This small panel was formerly in the French collection of the Duke of Blacas de Aulps, entering the Thyssen-Bornemisza collection in 1956. It was included in the 1958 catalogue of the Collection where it was attributed on the basis of Friedländer’s opinion to Hugo van der Goes. The attribution to Juan de Flandes was suggested by Winkler and incorporated into the 1969 catalogue of the Collection, while Elisa Bermejo had already included the panel in her monograph on Juan de Flandes, dating it to around 1500.
It is not known whether this panel was intended as an independent work or originally formed part of a larger composition. It is based on a lost painting by Hugo van der Goes known through various copies such as the one in Granada in the Instituto Gómez Moreno. Juan de Flanders borrowed the principal group of Christ and the Virgin, but made changes to the figures of Saint John and the Magdalen. He also modified the landscape that acts as the setting. This dramatic episode, in which the Virgin expresses her suffering through the moving gesture of her hand raised to her beast, is located at the foot of Mount Golgotha on which the artist includes part of the Crucifixion with the Good Thief still hanging from his cross. This element, which is not to be found in Van der Goes’ original, is counterbalanced on the left by a rock that harmonises the composition, leaving a central area of background with a view of hills and trees that leads the eye into the far distance. The figure of the kneeling Magdalen and Saint John are awkwardly inserted into the pictorial space, a defect particularly evident in the pose and proportions of the latter.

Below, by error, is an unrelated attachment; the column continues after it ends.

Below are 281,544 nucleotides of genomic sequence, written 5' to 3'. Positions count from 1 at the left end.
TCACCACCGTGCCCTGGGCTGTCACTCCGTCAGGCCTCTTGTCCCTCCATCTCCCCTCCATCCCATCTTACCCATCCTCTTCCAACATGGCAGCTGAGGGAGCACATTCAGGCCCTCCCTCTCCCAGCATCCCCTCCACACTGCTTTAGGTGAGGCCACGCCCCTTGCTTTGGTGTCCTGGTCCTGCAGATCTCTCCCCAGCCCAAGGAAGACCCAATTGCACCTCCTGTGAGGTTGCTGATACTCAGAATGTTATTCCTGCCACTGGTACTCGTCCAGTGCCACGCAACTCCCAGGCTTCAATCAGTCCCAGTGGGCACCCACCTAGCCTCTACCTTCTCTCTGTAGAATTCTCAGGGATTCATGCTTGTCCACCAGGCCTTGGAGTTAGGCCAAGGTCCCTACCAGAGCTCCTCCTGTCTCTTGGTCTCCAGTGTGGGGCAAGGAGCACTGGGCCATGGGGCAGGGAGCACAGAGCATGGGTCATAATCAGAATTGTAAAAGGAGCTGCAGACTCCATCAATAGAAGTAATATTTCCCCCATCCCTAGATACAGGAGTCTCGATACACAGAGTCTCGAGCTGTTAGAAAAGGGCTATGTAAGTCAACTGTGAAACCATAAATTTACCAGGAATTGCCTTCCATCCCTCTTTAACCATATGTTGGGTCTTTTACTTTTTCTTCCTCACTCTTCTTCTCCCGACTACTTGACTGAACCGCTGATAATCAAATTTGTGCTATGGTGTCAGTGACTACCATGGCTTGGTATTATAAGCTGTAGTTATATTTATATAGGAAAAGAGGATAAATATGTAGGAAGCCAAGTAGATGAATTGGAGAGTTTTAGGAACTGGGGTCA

Santiago Alcolea tentatively suggested that the striking and unusual broken tree trunks on Mount Golgotha might refer to Christ’s role as proclaimed in three passages in Isaiah. He also pointed to the presence of these roughly broken trunks in other works by the artist such as a Lamentation in a private collection.An important precedent for this element is to be found in another Lamentation by Geertgen tot Sint Jans in the Gemäldegalerie, Vienna.
With respect to Van der Goes’ composition referred to above, Juan de Flanders modified some elements to conform to his own style and models, for example the figure of the Magdalen is similar to various figures in the Polyptych of Queen Isabel the Catholic. In addition, the central group in the present panel was re-used by the artist, albeit modified to suit a different format, for the predella of the Saint Michael Altarpiece in Salamanca.